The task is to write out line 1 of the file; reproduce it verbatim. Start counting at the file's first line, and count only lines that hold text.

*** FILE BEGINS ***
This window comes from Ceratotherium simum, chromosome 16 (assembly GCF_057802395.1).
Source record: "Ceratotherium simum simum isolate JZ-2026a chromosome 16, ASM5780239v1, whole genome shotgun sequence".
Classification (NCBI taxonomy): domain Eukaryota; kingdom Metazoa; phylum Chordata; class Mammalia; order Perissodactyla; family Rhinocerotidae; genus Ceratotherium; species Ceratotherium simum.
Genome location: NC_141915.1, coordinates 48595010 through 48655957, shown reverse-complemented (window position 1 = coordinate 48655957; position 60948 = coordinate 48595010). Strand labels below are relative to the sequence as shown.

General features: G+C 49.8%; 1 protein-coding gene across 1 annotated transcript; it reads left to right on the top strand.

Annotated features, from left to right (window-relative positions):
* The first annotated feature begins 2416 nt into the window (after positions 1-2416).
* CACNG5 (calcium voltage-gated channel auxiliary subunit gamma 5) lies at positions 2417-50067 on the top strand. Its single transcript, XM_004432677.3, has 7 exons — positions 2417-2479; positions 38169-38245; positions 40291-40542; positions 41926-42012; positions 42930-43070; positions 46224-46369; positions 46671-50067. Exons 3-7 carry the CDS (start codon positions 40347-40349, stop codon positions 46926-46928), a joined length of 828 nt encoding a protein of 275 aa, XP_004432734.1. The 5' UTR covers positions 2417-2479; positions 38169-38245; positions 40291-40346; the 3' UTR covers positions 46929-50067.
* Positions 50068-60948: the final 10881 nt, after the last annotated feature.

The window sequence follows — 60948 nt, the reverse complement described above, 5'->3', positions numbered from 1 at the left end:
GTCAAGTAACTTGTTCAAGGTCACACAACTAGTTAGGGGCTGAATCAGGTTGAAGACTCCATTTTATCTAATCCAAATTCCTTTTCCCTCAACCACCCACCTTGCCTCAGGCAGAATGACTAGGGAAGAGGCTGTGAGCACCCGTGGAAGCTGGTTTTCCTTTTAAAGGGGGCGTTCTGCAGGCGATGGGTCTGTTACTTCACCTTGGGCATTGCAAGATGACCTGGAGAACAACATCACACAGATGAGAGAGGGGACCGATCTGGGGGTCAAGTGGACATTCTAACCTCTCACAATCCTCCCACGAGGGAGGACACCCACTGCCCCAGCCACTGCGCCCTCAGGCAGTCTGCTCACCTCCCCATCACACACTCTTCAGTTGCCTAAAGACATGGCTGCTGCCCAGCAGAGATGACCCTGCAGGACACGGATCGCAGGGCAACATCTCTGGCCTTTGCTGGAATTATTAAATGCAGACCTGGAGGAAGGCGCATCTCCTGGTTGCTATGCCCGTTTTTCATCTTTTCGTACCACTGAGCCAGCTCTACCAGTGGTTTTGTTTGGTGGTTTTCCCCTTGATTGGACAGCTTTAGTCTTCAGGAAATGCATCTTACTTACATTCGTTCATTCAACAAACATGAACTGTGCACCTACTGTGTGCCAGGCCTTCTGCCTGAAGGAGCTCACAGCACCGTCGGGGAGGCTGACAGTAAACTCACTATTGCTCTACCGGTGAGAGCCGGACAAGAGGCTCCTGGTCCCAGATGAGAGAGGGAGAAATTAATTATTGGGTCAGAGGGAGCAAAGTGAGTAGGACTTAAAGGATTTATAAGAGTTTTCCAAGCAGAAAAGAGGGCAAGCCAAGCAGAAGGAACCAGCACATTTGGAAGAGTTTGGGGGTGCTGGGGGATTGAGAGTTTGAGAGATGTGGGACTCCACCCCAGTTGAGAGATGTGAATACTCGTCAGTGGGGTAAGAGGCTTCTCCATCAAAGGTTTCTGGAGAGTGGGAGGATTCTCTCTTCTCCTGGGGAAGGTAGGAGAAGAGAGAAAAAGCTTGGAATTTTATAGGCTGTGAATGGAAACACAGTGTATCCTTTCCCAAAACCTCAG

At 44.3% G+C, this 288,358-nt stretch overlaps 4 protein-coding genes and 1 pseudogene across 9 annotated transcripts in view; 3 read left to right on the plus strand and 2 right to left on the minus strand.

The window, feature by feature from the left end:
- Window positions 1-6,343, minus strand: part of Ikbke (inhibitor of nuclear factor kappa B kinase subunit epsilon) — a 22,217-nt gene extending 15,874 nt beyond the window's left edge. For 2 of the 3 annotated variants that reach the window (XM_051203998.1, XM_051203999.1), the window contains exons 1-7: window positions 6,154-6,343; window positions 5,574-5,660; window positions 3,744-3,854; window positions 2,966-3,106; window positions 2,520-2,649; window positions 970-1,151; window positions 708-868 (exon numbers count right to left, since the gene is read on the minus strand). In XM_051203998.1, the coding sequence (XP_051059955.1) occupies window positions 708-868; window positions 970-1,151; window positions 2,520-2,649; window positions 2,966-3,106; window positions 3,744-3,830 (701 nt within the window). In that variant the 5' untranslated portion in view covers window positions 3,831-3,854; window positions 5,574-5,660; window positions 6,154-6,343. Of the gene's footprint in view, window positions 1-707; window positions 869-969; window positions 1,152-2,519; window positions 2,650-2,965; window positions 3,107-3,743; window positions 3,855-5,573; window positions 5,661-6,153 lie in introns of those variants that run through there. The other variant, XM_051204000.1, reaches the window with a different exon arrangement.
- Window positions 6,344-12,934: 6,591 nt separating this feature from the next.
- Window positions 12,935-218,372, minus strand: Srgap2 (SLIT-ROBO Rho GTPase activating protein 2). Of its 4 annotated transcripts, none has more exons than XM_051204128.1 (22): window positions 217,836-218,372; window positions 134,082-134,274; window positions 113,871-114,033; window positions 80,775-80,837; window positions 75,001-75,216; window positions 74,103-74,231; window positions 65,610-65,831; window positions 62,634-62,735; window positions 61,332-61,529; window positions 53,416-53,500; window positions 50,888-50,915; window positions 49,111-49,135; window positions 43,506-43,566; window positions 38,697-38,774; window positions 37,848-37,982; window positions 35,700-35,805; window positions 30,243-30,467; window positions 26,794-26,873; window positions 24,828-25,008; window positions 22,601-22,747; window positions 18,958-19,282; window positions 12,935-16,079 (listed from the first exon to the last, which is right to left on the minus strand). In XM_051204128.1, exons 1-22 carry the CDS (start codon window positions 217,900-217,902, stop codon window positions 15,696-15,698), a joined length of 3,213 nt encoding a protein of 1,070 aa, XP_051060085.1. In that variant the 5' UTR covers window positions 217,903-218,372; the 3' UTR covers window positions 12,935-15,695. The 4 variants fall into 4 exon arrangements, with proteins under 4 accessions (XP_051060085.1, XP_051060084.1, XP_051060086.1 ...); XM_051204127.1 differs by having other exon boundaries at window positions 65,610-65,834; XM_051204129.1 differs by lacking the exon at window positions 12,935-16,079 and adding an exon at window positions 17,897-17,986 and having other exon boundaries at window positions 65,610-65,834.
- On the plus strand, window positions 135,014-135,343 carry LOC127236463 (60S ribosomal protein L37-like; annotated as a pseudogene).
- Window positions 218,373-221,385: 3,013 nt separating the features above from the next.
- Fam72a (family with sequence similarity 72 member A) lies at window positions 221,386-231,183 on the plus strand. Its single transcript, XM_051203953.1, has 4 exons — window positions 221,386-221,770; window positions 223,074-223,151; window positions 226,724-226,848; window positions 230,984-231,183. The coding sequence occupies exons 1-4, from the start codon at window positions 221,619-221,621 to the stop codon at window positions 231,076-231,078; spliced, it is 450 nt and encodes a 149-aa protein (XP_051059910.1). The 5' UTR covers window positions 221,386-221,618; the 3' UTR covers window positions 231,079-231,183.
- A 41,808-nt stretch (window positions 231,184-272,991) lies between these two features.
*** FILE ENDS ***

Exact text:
This window comes from Ceratotherium simum, chromosome 16 (assembly GCF_057802395.1).